Structure solution via molecular replacement is facilitated via the AutoMR wizard. The AutoMR wizard guides the user through setting up all necessary parameters to run a molecular replacement job with PHASER. The molecular replacement carried out by PHASER uses likelihood based scoring function, improving the sensitivity of the procedure and the ability to obtain reasonable solutions with search models that have a relatively low sequence similarity to the crystal structure being determined. Besides the use of likelihood based scoring functions, structure solution is enhanced by detailed bookkeeping of all search possibilities when searching for more then a single copy in the asymmetric unit or when there the choice of space group is ambiguous. When a suitable molecular replacement solution is found, the AutoBuild wizard is invoked and rebuilds the molecular replacement model given the sequence of the model under investigation.
Automated Model Building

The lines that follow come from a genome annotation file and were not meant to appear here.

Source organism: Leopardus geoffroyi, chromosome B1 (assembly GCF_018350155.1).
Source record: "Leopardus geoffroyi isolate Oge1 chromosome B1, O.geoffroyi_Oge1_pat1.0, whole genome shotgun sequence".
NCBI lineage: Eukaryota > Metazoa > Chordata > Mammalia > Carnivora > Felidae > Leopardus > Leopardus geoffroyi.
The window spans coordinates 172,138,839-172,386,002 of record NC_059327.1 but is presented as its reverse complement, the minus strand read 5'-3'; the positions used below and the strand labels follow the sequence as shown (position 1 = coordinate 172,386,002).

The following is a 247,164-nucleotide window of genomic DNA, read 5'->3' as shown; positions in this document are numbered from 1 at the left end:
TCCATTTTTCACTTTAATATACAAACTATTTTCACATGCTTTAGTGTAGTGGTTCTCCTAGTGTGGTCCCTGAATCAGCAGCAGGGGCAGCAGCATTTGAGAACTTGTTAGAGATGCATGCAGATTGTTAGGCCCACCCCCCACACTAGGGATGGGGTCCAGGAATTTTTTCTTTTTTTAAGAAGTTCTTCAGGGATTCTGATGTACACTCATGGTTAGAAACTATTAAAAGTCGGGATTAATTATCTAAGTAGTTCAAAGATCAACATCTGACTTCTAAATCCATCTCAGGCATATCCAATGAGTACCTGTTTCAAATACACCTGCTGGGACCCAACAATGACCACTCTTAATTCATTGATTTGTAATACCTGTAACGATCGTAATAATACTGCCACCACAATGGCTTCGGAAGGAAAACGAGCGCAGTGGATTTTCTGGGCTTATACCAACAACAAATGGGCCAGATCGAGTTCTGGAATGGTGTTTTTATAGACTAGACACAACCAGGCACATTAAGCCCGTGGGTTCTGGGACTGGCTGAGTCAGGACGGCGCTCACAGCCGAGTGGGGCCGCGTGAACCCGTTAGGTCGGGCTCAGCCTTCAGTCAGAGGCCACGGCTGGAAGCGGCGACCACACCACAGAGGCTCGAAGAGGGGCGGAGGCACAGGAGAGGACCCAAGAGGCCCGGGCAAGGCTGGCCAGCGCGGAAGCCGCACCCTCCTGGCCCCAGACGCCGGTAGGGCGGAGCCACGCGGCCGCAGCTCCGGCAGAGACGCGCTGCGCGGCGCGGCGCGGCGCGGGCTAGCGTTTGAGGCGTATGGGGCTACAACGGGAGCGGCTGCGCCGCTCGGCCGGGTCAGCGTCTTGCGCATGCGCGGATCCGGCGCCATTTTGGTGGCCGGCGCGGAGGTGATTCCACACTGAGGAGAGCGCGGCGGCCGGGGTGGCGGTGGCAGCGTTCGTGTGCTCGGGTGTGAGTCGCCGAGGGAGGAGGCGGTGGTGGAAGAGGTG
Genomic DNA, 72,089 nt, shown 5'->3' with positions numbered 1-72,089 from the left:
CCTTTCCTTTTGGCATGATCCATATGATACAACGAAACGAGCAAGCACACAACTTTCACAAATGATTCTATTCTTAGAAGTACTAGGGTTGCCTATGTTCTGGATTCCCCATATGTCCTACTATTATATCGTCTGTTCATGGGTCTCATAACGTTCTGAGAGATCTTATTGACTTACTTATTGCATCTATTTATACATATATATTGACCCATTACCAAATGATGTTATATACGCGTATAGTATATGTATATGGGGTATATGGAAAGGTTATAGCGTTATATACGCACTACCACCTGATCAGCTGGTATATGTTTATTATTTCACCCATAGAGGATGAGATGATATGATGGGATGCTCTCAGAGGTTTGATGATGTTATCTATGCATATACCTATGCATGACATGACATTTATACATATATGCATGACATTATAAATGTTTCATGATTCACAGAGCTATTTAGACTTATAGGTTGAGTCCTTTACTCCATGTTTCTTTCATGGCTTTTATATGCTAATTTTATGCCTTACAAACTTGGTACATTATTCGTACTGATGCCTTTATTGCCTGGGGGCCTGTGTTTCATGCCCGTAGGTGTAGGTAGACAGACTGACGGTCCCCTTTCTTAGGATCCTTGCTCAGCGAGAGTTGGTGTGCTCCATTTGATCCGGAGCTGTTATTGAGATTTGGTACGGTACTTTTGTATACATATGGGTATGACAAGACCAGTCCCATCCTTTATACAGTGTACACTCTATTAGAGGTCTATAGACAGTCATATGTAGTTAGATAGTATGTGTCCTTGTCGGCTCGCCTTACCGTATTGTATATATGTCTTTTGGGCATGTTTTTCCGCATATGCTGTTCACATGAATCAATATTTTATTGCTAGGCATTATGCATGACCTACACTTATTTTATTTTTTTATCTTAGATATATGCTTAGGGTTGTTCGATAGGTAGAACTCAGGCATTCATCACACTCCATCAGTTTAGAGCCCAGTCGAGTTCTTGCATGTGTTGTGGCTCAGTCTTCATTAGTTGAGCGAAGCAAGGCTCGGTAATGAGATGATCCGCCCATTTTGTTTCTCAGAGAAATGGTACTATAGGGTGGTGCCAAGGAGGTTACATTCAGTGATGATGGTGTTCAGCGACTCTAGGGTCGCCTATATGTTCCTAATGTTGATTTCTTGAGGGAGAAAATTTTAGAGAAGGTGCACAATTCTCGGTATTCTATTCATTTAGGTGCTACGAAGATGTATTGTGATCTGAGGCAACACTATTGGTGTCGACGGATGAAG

Automated model building given a starting model or a set of reasonable phases can be carried out by the AutoBuild wizard. A typical AutoBuild job combines density modification, model building, macromolecular refinement and solvent model updates ('water picking') in an iterative manner. Various modes of building a model are available. Depending on the availability of a molecular model, model building can be carried by locally rebuilding an existing model (rebuild in place) or by building in the density without any information of an available model. The rebuilding in place model building is a powerful building scheme that is used by default for molecular replacement models that have a high sequence similarity to the sequence of the structure that is to be built. A fundamental feature of the AutoBuild wizard is that it builds various models, all from slightly different starting points. The dependency of the outcome of the model building algorithm on initial starting conditions provides a straightforward mechanism to obtain a variety of plausible molecular models. It is not uncommon that certain sections of a map are built in one model, while not in another. Combining these models allows the AutoBuild wizard to converge faster to a more complete model than when using a single model building pass for a given set of phases. Dedicated loop fitting algorithms are used to close gaps between chain segments. This feature, together with the water picking and side chain placement, typically results in highly complete models of high quality that need minimal manual intervention before they are ready for deposition.